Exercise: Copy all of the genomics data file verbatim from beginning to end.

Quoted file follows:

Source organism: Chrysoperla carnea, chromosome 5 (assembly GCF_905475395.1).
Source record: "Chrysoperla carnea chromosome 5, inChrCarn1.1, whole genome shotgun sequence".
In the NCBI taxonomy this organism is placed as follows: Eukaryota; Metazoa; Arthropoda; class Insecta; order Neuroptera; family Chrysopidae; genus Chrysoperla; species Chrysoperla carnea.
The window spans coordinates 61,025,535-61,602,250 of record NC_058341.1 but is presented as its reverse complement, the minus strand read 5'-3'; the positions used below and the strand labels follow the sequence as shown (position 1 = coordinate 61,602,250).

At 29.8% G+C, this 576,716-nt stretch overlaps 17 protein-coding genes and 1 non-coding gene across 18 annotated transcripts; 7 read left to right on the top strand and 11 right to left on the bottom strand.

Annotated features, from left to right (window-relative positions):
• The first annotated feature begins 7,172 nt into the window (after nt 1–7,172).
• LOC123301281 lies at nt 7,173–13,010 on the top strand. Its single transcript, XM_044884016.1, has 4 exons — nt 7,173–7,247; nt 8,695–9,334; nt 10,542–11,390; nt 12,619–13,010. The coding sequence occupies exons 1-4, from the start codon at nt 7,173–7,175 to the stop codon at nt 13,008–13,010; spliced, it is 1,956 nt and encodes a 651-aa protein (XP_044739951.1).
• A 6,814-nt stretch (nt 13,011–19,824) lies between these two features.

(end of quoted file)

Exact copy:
Source organism: Chrysoperla carnea, chromosome 5 (assembly GCF_905475395.1).
Source record: "Chrysoperla carnea chromosome 5, inChrCarn1.1, whole genome shotgun sequence".
In the NCBI taxonomy this organism is placed as follows: Eukaryota; Metazoa; Arthropoda; class Insecta; order Neuroptera; family Chrysopidae; genus Chrysoperla; species Chrysoperla carnea.
The window spans coordinates 61,025,535-61,602,250 of record NC_058341.1 but is presented as its reverse complement, the minus strand read 5'-3'; the positions used below and the strand labels follow the sequence as shown (position 1 = coordinate 61,602,250).

At 29.8% G+C, this 576,716-nt stretch overlaps 17 protein-coding genes and 1 non-coding gene across 18 annotated transcripts; 7 read left to right on the top strand and 11 right to left on the bottom strand.

Annotated features, from left to right (window-relative positions):
• The first annotated feature begins 7,172 nt into the window (after nt 1–7,172).
• LOC123301281 lies at nt 7,173–13,010 on the top strand. Its single transcript, XM_044884016.1, has 4 exons — nt 7,173–7,247; nt 8,695–9,334; nt 10,542–11,390; nt 12,619–13,010. The coding sequence occupies exons 1-4, from the start codon at nt 7,173–7,175 to the stop codon at nt 13,008–13,010; spliced, it is 1,956 nt and encodes a 651-aa protein (XP_044739951.1).
• A 6,814-nt stretch (nt 13,011–19,824) lies between these two features.